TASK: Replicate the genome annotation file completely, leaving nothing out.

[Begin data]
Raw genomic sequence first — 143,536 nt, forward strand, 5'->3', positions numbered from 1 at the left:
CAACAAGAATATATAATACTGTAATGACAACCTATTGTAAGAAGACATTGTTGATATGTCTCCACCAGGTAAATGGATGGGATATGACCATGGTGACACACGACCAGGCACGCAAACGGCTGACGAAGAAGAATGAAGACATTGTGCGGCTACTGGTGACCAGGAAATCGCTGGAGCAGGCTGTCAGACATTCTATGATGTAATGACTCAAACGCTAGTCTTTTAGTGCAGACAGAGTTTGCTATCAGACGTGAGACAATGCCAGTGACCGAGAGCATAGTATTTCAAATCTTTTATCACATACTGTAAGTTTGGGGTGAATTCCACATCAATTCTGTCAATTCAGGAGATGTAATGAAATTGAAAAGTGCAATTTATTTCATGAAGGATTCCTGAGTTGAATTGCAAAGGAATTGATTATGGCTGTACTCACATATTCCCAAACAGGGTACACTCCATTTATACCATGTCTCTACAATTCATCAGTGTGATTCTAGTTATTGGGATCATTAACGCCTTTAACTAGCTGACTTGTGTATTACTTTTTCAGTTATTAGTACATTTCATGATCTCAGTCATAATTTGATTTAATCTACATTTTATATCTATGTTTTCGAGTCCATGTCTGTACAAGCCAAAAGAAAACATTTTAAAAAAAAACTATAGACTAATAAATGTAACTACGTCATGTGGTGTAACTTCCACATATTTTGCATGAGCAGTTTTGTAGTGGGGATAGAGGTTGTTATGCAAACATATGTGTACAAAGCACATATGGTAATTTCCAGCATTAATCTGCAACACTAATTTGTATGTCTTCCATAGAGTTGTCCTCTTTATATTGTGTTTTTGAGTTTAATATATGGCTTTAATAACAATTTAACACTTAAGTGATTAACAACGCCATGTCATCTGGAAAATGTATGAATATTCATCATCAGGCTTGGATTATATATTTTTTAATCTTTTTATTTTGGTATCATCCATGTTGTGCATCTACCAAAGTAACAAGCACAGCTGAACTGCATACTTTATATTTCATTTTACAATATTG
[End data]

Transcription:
Raw genomic sequence first — 143,536 nt, forward strand, 5'->3', positions numbered from 1 at the left:
CAACAAGAATATATAATACTGTAATGACAACCTATTGTAAGAAGACATTGTTGATATGTCTCCACCAGGTAAATGGATGGGATATGACCATGGTGACACACGACCAGGCACGCAAACGGCTGACGAAGAAGAATGAAGACATTGTGCGGCTACTGGTGACCAGGAAATCGCTGGAGCAGGCTGTCAGACATTCTATGATGTAATGACTCAAACGCTAGTCTTTTAGTGCAGACAGAGTTTGCTATCAGACGTGAGACAATGCCAGTGACCGAGAGCATAGTATTTCAAATCTTTTATCACATACTGTAAGTTTGGGGTGAATTCCACATCAATTCTGTCAATTCAGGAGATGTAATGAAATTGAAAAGTGCAATTTATTTCATGAAGGATTCCTGAGTTGAATTGCAAAGGAATTGATTATGGCTGTACTCACATATTCCCAAACAGGGTACACTCCATTTATACCATGTCTCTACAATTCATCAGTGTGATTCTAGTTATTGGGATCATTAACGCCTTTAACTAGCTGACTTGTGTATTACTTTTTCAGTTATTAGTACATTTCATGATCTCAGTCATAATTTGATTTAATCTACATTTTATATCTATGTTTTCGAGTCCATGTCTGTACAAGCCAAAAGAAAACATTTTAAAAAAAAACTATAGACTAATAAATGTAACTACGTCATGTGGTGTAACTTCCACATATTTTGCATGAGCAGTTTTGTAGTGGGGATAGAGGTTGTTATGCAAACATATGTGTACAAAGCACATATGGTAATTTCCAGCATTAATCTGCAACACTAATTTGTATGTCTTCCATAGAGTTGTCCTCTTTATATTGTGTTTTTGAGTTTAATATATGGCTTTAATAACAATTTAACACTTAAGTGATTAACAACGCCATGTCATCTGGAAAATGTATGAATATTCATCATCAGGCTTGGATTATATATTTTTTAATCTTTTTATTTTGGTATCATCCATGTTGTGCATCTACCAAAGTAACAAGCACAGCTGAACTGCATACTTTATATTTCATTTTACAATATTG